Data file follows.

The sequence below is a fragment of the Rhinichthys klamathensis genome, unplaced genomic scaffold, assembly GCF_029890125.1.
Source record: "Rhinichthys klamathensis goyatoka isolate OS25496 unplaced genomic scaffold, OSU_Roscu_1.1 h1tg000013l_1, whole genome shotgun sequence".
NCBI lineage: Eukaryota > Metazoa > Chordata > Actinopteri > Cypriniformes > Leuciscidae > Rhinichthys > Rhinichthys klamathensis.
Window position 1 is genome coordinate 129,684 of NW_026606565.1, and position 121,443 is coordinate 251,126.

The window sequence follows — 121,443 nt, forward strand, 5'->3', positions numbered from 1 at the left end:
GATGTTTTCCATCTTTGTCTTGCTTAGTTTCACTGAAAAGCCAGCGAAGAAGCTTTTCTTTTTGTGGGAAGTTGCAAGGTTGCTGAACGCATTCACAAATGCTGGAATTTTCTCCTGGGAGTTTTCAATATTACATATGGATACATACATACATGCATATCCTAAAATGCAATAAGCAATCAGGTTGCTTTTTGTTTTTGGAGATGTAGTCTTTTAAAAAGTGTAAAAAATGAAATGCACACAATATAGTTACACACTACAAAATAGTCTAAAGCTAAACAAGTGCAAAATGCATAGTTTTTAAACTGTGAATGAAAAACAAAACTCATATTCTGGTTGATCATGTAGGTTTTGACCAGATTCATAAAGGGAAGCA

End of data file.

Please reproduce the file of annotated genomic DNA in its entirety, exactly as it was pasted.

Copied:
The sequence below is a fragment of the Rhinichthys klamathensis genome, unplaced genomic scaffold, assembly GCF_029890125.1.
Source record: "Rhinichthys klamathensis goyatoka isolate OS25496 unplaced genomic scaffold, OSU_Roscu_1.1 h1tg000013l_1, whole genome shotgun sequence".
NCBI lineage: Eukaryota > Metazoa > Chordata > Actinopteri > Cypriniformes > Leuciscidae > Rhinichthys > Rhinichthys klamathensis.
Window position 1 is genome coordinate 129,684 of NW_026606565.1, and position 121,443 is coordinate 251,126.

The window sequence follows — 121,443 nt, forward strand, 5'->3', positions numbered from 1 at the left end:
GATGTTTTCCATCTTTGTCTTGCTTAGTTTCACTGAAAAGCCAGCGAAGAAGCTTTTCTTTTTGTGGGAAGTTGCAAGGTTGCTGAACGCATTCACAAATGCTGGAATTTTCTCCTGGGAGTTTTCAATATTACATATGGATACATACATACATGCATATCCTAAAATGCAATAAGCAATCAGGTTGCTTTTTGTTTTTGGAGATGTAGTCTTTTAAAAAGTGTAAAAAATGAAATGCACACAATATAGTTACACACTACAAAATAGTCTAAAGCTAAACAAGTGCAAAATGCATAGTTTTTAAACTGTGAATGAAAAACAAAACTCATATTCTGGTTGATCATGTAGGTTTTGACCAGATTCATAAAGGGAAGCA